Death therefore to us is nothing, concerns us not a jot, since the nature of the mind is proved to be mortal; and as in time gone by we felt no distress when the Poeni from all sides came together to do battle, and all things shaken by war’s troublous uproar shuddered and quaked beneath high heaven, and mortal men were in doubt which of the two peoples it should be to whose empire all must fall by sea and land alike, thus when we shall be no more, when there shall have been a separation of body and soul, out of both of which we are each formed into a single being, to us, you may be sure, who then shall be no more, nothing whatever can happen to excite sensation, not if earth shall be mingled with sea and sea with heaven.
And even supposing the nature of the mind and power of the soul do feel, after they have been severed from our body, yet that is nothing to us who by the binding tie of marriage between body and soul are formed each into one single being.
And if time should gather up our matter after our death and put it once more into the position in which it now is, and the light of life be given to us again, this result even would concern us not at all, when the chain of our self-consciousness has once been snapped asunder.
So now we give ourselves no concern about any self which we have been before, nor do we feel any distress on the score of that self.
For when you look back on the whole past course of immeasurable time and think how manifold are the shapes which the motions of matter take, you may easily credit this too, that these very same seeds of which we now are formed, have often before been placed in the same order in which they now are; and yet we cannot recover this in memory: a break in our existence has been interposed, and all the motions have wandered to and fro far astray from the sensations they produced.
For he whom evil is to befall must in his own person exist at the very time it comes, if the misery and suffering are haply to have any place at all; but since death precludes this, and forbids him to be, upon whom the ills can be brought, you may be sure that we have nothing to fear after death, and that he who exists not, cannot become miserable, and that it matters not a whit whether he has been born into life at any other time, when immortal death has taken away his mortal life.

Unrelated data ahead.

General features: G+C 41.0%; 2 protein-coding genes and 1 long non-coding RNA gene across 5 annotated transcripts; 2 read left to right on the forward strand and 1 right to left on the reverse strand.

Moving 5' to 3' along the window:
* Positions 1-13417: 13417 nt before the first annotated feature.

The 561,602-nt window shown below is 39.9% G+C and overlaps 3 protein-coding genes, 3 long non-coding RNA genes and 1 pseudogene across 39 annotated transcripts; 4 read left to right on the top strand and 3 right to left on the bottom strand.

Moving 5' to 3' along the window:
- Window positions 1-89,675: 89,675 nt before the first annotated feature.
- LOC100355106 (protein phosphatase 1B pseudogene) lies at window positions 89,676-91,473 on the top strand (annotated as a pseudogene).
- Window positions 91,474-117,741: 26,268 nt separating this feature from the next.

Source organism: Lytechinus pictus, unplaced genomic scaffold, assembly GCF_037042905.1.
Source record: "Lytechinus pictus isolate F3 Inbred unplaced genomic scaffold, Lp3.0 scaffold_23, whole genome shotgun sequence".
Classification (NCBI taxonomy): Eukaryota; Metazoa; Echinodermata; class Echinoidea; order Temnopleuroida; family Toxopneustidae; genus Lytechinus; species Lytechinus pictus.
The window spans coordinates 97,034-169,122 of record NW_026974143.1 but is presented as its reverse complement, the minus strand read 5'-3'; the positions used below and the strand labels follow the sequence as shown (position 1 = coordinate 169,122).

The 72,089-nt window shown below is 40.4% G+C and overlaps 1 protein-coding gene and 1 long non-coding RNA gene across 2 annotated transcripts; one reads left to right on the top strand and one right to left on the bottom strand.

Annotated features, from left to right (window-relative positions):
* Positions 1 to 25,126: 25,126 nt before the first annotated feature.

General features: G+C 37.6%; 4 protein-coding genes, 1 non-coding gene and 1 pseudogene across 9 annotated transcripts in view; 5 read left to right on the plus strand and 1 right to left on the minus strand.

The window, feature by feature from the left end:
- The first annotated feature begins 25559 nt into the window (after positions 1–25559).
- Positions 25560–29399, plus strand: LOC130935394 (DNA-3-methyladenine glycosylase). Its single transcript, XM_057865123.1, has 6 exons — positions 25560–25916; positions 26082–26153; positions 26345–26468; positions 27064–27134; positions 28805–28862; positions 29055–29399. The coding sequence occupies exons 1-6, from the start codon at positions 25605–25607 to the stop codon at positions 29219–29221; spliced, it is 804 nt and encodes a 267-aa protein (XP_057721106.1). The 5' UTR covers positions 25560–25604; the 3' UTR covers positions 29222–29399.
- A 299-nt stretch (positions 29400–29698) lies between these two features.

Therefore when you see a man bemoaning his hard case, that after death he shall either rot with his body laid in the grave or be devoured by flames or the jaws of wild beasts, you may be sure that his ring betrays a flaw and that there lurks in his heart a secret goad, though he himself declare that he does not believe that any sense will remain to him after death.
He does not methinks really grant the conclusion which he professes to grant nor the principle on which he so professes, nor does he take and force himself root and branch out of life, but all unconsciously imagines something of self to survive.
For when any one in life suggests to himself that birds and beasts will rend his body after death, he makes moan for himself: he does not separate himself from that self, nor withdraw himself fully from the body so thrown out, and fancies himself that other self and stands by and impregnates it with his own sense.
Hence he makes much moan that he has been born mortal, and sees not that after real death there will be no other self to remain in life and lament to self that his own self has met death, and there to stand and grieve that his own self there lying is mangled or burnt.
For if it is an evil after death to be pulled about by the devouring jaws of wild beasts, I cannot see why it should not be a cruel pain to be laid on fires and burn in hot flames, or to be placed in honey and stifled, or to stiffen with cold, stretched on the smooth surface of an icy slab of stone, or to be pressed down and crushed by a load of earth above.
“Now no more shall thy house admit thee with glad welcome, nor a most virtuous wife and sweet children run to be the first to snatch kisses and touch thy heart with a silent joy. No more may thou be prosperous in thy doings, a safeguard to thine own. One disastrous day has taken from thee luckless man luckless wise all the many prizes of life.”
This do men say, but add not thereto “and now no longer does any craving for these things beset thee withal.”
For if they could rightly perceive this in thought and follow up the thought in words, they would release themselves from great distress and apprehension of mind.
“Thou, even as now thou art, sunk in the sleep of death, shalt continue so to be all time to come, freed from all distressful pains; but we with a sorrow that would not be sated wept for thee, when close by thou didst turn to an ashen hue on thy appalling funeral pile, and no length of days shall pluck from our hearts our ever-during grief?”
This question therefore should be asked of this speaker, what there is in it so passing bitter, if it come in the end to sleep and rest, that any one should pine in never-ending sorrow.
This too men often, when they have reclined at table, cup in hand and shade their brows with crowns, love to say from the heart, “Short is this enjoyment for poor weak men; presently it will have been and never after may it be called back!”